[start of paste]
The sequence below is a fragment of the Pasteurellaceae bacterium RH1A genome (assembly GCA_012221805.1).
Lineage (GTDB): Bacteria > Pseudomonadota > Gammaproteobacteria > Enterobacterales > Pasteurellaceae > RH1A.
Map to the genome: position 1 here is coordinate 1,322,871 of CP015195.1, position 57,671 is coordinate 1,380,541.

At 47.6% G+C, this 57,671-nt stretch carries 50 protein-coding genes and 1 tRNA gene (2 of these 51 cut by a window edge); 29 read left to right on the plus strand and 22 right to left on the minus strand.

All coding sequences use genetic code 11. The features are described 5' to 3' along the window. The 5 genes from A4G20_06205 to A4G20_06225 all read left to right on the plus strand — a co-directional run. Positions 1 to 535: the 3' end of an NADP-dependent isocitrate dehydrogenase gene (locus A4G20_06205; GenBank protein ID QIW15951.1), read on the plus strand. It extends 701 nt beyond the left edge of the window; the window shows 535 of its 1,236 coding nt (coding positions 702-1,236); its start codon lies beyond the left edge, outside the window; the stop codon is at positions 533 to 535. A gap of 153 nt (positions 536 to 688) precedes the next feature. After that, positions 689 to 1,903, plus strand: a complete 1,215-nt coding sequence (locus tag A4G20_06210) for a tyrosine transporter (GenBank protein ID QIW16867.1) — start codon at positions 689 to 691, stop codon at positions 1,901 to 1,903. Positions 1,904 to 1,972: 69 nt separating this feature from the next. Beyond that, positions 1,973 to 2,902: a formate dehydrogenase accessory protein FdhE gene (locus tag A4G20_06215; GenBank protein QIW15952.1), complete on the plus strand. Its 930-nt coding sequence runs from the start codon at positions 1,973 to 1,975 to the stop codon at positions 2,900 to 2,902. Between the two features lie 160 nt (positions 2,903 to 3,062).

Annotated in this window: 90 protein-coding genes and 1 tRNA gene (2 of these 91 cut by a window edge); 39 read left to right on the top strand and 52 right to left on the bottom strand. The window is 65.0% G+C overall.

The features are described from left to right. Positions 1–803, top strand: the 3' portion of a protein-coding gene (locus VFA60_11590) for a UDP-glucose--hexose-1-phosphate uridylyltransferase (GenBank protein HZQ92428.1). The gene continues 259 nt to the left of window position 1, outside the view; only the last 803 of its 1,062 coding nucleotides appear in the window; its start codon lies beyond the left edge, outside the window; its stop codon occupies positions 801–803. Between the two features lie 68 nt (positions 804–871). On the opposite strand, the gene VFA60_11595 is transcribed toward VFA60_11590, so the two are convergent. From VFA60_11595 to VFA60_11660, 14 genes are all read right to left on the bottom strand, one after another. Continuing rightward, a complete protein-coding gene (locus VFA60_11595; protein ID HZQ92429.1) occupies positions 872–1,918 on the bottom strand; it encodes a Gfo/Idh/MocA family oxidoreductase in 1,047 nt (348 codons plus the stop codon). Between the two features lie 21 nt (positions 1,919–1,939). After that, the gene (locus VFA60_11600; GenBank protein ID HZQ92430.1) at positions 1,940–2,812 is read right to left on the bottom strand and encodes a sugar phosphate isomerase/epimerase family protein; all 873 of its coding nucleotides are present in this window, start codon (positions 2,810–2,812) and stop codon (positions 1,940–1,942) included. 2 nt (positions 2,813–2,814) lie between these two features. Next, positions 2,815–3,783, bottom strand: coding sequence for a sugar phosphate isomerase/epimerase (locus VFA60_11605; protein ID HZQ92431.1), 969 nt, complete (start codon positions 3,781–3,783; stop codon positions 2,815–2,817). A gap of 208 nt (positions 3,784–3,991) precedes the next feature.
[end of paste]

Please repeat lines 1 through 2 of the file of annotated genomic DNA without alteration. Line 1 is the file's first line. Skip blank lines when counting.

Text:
The sequence below is a fragment of the Pasteurellaceae bacterium RH1A genome (assembly GCA_012221805.1).
Lineage (GTDB): Bacteria > Pseudomonadota > Gammaproteobacteria > Enterobacterales > Pasteurellaceae > RH1A.